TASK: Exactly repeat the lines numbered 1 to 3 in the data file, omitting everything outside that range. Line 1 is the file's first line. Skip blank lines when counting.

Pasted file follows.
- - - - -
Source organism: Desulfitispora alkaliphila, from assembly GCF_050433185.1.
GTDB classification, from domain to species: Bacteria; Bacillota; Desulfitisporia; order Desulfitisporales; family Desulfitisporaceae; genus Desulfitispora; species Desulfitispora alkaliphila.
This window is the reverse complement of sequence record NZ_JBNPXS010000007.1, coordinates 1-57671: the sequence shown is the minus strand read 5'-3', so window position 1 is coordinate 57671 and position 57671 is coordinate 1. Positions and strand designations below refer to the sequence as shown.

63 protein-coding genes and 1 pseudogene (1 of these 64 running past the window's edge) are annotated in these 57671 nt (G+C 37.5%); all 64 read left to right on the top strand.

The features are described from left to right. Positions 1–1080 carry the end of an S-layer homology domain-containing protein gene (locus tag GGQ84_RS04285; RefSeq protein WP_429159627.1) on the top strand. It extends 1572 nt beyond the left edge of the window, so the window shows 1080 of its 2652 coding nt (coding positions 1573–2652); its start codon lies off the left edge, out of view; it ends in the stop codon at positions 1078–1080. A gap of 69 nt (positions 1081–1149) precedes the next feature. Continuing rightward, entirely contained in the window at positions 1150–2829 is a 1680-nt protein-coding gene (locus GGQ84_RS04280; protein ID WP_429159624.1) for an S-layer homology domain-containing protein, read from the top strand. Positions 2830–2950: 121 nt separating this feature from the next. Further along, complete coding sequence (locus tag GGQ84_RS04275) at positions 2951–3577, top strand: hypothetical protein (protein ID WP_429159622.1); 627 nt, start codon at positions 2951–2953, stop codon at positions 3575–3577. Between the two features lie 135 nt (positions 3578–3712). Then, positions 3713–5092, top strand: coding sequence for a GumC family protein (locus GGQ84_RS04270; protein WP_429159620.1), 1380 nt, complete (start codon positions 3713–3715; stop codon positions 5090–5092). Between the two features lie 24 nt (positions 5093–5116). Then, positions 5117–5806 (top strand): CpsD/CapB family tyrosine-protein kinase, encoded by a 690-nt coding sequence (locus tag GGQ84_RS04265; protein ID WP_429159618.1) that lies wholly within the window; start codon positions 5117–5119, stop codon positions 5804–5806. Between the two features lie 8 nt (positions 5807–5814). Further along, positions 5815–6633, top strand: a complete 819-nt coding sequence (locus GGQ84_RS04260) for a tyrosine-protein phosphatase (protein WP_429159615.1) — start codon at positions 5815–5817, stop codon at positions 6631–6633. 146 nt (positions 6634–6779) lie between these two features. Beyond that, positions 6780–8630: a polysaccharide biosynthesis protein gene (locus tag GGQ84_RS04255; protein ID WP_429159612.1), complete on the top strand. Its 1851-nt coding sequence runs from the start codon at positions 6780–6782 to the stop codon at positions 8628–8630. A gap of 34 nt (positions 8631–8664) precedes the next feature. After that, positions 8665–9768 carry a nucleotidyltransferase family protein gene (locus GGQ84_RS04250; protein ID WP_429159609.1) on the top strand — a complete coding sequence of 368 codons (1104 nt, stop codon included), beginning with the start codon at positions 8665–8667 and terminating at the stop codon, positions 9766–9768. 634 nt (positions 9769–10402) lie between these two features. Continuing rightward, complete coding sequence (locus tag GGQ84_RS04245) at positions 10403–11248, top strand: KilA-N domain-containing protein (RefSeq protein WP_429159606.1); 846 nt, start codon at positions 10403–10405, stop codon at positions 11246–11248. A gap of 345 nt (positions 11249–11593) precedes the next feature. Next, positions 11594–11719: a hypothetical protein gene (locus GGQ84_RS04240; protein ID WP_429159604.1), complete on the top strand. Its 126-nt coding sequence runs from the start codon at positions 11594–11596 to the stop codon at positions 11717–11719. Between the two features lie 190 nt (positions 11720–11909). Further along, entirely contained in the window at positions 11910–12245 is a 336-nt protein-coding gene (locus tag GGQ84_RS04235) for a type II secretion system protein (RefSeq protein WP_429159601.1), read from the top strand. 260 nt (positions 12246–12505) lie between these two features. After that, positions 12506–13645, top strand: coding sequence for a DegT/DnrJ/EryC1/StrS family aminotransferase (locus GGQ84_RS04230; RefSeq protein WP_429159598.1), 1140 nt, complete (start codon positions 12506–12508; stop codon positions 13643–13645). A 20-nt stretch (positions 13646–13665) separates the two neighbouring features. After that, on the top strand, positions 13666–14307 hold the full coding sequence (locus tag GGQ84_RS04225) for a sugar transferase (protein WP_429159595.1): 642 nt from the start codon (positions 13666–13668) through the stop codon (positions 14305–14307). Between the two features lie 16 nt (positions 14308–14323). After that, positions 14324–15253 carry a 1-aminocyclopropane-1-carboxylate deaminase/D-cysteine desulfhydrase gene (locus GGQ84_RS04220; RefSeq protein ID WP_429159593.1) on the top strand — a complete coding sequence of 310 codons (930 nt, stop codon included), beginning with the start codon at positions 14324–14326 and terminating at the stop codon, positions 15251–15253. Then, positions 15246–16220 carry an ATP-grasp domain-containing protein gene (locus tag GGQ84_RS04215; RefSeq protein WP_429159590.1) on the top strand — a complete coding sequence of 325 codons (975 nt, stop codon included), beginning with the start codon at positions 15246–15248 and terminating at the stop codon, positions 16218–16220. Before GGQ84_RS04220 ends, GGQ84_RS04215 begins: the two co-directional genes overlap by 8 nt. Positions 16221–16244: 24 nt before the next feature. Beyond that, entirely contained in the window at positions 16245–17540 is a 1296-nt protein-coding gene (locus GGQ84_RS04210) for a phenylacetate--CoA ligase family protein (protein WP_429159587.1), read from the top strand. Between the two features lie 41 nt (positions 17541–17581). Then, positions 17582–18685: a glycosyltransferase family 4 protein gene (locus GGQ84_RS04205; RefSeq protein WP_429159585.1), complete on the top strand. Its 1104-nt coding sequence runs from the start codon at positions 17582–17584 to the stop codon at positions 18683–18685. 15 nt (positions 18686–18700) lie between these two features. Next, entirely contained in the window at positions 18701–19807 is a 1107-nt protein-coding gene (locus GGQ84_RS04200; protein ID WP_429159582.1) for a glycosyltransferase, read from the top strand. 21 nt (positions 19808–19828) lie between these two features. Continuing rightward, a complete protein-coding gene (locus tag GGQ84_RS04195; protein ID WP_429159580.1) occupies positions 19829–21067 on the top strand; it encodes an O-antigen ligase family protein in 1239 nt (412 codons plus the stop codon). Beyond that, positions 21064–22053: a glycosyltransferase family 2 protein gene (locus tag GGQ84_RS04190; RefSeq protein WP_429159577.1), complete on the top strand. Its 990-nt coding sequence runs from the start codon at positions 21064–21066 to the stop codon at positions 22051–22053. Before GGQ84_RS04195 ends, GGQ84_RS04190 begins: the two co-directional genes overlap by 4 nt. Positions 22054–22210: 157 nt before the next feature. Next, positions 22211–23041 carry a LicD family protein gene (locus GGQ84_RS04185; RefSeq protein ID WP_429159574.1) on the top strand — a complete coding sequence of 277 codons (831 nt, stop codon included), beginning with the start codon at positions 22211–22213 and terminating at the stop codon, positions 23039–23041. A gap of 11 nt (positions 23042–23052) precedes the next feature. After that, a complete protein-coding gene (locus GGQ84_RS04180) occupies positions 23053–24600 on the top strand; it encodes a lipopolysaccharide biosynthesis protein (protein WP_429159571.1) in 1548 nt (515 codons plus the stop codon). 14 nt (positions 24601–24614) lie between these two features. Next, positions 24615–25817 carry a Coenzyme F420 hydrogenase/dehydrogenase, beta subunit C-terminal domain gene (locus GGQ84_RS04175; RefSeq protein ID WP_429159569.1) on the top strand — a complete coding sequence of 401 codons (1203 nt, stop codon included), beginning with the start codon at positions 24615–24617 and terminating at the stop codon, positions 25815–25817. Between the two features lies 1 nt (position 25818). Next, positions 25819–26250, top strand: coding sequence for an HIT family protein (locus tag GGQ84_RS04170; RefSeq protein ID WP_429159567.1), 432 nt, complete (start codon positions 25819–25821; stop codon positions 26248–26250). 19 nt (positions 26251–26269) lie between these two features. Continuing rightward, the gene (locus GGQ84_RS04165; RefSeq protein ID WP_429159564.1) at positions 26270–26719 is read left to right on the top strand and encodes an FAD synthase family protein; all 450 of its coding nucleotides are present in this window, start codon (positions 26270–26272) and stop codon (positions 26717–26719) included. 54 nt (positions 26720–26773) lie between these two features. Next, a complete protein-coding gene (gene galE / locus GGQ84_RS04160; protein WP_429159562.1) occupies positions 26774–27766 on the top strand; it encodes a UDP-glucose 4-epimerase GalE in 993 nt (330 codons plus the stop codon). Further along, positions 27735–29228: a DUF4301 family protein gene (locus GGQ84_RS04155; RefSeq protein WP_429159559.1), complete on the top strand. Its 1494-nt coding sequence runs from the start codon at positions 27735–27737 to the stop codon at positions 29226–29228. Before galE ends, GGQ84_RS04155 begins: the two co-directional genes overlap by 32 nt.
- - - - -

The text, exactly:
Source organism: Desulfitispora alkaliphila, from assembly GCF_050433185.1.
GTDB classification, from domain to species: Bacteria; Bacillota; Desulfitisporia; order Desulfitisporales; family Desulfitisporaceae; genus Desulfitispora; species Desulfitispora alkaliphila.
This window is the reverse complement of sequence record NZ_JBNPXS010000007.1, coordinates 1-57671: the sequence shown is the minus strand read 5'-3', so window position 1 is coordinate 57671 and position 57671 is coordinate 1. Positions and strand designations below refer to the sequence as shown.